SC'00: DB analyst sees sustained 5% growth for Asian region

14 December 2000 03:04  [Source: ICIS news]

SINGAPORE (CNI)--Asia should see continued growth of around 5.0% as the economies in the region recover; however, markets remain "somewhat unsure on the precise impact" of the regional recovery on the chemicals industry, according to Huw Williams, Deutsche Bank's (DB) Hong Kong-based director of Asian chemical research Thursday.

Recovery will be backed by higher domestic demand, which will match rising exports, Williams said.

However, risks remain, with the possibility of a slowdown in Japan and an uncertain interest rate environment in the wake of the so-called "soft-landing" of the US economy, he said.

The US has already seen rate hikes, and "higher US rates will eventually impact the Asian environment, notably in those countries still pursuing fixed exchange rate policies," Williams said.

Williams identified some key issues as follows:

  • China: Attention will focus on progress towards entry of the World Trade Organisation. A devaluation of the renminbi is not seen as a major concern.
  • India: More reform and empowerment of the private sector.
  • South Korea: High 1999 GDP growth rate of 10.7% unlikely to be repeated. Concerns remain over interest rates and the pace of chaebol reform.
  • Philippines: 2000 growth may be as low as 3.5% and rising external debts cause concern.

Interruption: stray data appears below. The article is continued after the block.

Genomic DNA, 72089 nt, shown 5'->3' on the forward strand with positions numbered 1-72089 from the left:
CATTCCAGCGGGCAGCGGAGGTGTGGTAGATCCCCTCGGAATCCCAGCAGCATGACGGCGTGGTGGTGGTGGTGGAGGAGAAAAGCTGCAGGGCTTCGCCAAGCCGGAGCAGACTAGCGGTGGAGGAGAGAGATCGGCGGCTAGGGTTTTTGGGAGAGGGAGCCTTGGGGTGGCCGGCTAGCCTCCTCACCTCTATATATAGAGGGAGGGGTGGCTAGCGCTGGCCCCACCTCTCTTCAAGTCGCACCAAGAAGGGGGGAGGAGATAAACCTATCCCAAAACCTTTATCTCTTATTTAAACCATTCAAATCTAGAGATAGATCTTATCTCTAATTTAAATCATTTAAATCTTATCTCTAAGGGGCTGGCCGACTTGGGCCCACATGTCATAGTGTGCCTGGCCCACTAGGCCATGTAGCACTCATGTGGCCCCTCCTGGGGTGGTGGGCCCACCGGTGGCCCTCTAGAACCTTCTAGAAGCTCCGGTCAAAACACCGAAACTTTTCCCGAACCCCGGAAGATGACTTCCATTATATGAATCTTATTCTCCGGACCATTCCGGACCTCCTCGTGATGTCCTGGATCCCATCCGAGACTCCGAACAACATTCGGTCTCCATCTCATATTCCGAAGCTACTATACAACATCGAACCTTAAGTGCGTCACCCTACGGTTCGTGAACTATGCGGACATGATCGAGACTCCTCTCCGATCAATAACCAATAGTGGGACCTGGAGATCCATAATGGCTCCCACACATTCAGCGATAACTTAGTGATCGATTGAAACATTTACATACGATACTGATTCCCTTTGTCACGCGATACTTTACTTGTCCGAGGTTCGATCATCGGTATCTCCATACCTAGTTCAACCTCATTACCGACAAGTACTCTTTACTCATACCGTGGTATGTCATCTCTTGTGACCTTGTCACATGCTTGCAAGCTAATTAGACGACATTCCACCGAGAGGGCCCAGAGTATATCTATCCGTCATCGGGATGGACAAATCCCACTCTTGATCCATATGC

Selected Growth Rates - the Outlook

Country

1999

2000 (expected)

2001 (forecast)

China

7.1

8.0

7.0

India

6.4

6.4

7.1

Indonesia

0.5

5.0

4.5

Malaysia

5.8

8.5

5.0

South Korea

10.7

9.2

5.0

Taiwan

5.7

5.0

4.0

Thailand

4.2

5.5

4.0

Source: Deutsche Bank

Williams was addressing delegates here at the 4th World Styrene Conference (SC'00), an event organised by Asian Chemical News and ICIS-LOR, sister organisations of CNI. The event ends Thursday afternoon.


By: Stefan Baumgarten
+1 713 525 2653



AddThis Social Bookmark Button

For the latest chemical news, data and analysis that directly impacts your business sign up for a free trial to ICIS news - the breaking online news service for the global chemical industry.

Get the facts and analysis behind the headlines from our market leading weekly magazine: sign up to a free trial to ICIS Chemical Business.

Printer Friendly